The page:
As the spot-fixing controversy gets murkier, legal experts favoured legalising betting on sport to generate revenue. However, all felt there should be reasonable restrictions to check possible misuse of its legal tag.
At present betting in sports is illegal in India except on horse-racing. In the absence of a fixed law to prosecute the alleged violators, probe agencies invoke the Public Gambling Act of 1867 that carries maximum imprisonment of three-months and a fine of R200. In the recent arrests the Delhi Police have also booked the accused for cheating and breach of trust under the IPC to make the case stronger.
According to senior Supreme Court advocate Nidesh Gupta a KPMG survey assessed the unofficial betting industry in India to be around R300,000 crore. “If this industry is regulated, it can bring in high revenue to the exchequer,” he says.
Senior advocate Dushyant Dave feels legalising betting would end the existing parallel economy that is encouraging corruption and mafia. “There are enough regulations on use. Those who impose don’t even follow them. The hypocrisy about morality needs to be broken,” he adds.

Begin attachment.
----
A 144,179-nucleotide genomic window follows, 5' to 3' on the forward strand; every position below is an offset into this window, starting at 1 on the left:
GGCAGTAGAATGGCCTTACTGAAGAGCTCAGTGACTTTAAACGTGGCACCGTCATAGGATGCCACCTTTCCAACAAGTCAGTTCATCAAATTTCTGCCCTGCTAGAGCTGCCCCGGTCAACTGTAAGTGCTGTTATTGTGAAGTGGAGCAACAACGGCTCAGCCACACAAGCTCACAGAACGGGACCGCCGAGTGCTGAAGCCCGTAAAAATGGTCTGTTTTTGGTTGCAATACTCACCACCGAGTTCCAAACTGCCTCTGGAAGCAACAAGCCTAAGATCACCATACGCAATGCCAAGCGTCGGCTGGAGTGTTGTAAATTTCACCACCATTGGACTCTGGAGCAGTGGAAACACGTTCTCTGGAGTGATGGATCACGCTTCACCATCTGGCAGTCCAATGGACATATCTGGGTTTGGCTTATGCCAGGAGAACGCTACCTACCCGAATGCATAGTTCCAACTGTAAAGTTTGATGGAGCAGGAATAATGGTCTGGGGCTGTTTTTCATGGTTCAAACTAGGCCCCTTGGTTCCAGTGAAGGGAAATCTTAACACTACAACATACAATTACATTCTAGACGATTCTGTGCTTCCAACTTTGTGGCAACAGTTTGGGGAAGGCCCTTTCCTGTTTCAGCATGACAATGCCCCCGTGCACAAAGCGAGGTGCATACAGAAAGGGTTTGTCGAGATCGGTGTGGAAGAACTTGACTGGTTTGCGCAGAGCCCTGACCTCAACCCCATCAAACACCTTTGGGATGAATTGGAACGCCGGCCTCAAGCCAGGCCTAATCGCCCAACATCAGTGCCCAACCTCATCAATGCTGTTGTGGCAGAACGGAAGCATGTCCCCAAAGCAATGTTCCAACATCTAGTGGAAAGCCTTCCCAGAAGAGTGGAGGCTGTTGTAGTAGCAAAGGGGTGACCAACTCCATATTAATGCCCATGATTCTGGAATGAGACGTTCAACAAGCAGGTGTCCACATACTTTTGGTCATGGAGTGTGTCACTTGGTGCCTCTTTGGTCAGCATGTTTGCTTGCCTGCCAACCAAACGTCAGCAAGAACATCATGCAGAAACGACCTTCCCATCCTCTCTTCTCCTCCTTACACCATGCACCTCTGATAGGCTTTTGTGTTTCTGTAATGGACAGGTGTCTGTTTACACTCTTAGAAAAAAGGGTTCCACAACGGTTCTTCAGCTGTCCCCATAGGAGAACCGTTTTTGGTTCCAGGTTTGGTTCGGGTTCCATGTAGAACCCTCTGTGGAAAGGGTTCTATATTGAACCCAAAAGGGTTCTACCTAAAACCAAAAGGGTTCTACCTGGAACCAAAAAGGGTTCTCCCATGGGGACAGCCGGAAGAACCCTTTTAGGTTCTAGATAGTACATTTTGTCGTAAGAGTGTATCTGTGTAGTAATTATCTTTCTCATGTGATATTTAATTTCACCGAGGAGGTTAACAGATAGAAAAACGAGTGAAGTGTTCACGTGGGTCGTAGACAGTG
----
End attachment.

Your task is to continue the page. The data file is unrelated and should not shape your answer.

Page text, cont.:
Voicing Dave’s concern, advocate Gopal Sankaranarayanan says: “Betting on sports should become legal in India much like the UK and certain states of the US where there are legal betting agencies. This relaxation can be extended to other games of skill such as cricket, football and tennis.”
Senior Supreme Court advocate Vikas Singh, however, had a word of caution: “The law to be brought in should provide the checks as it could be open to misuse.”
Gupta agrees and says: “It runs the risk of wasting an entire generation of people who are more amenable to engaging in such activities on knowing it’s not an offence.” Senior advocate Aman Lekhi feels legalising betting would mean to indulge people having black money and give them an opportunity to bring it back into the system.
Would a legal tag to betting end the menace of match or spot-fixing?
“No” says Dave. Sankaranarayanan also wonders whether it would keep the underworld out of bookmaking. “Seems difficult,” he says.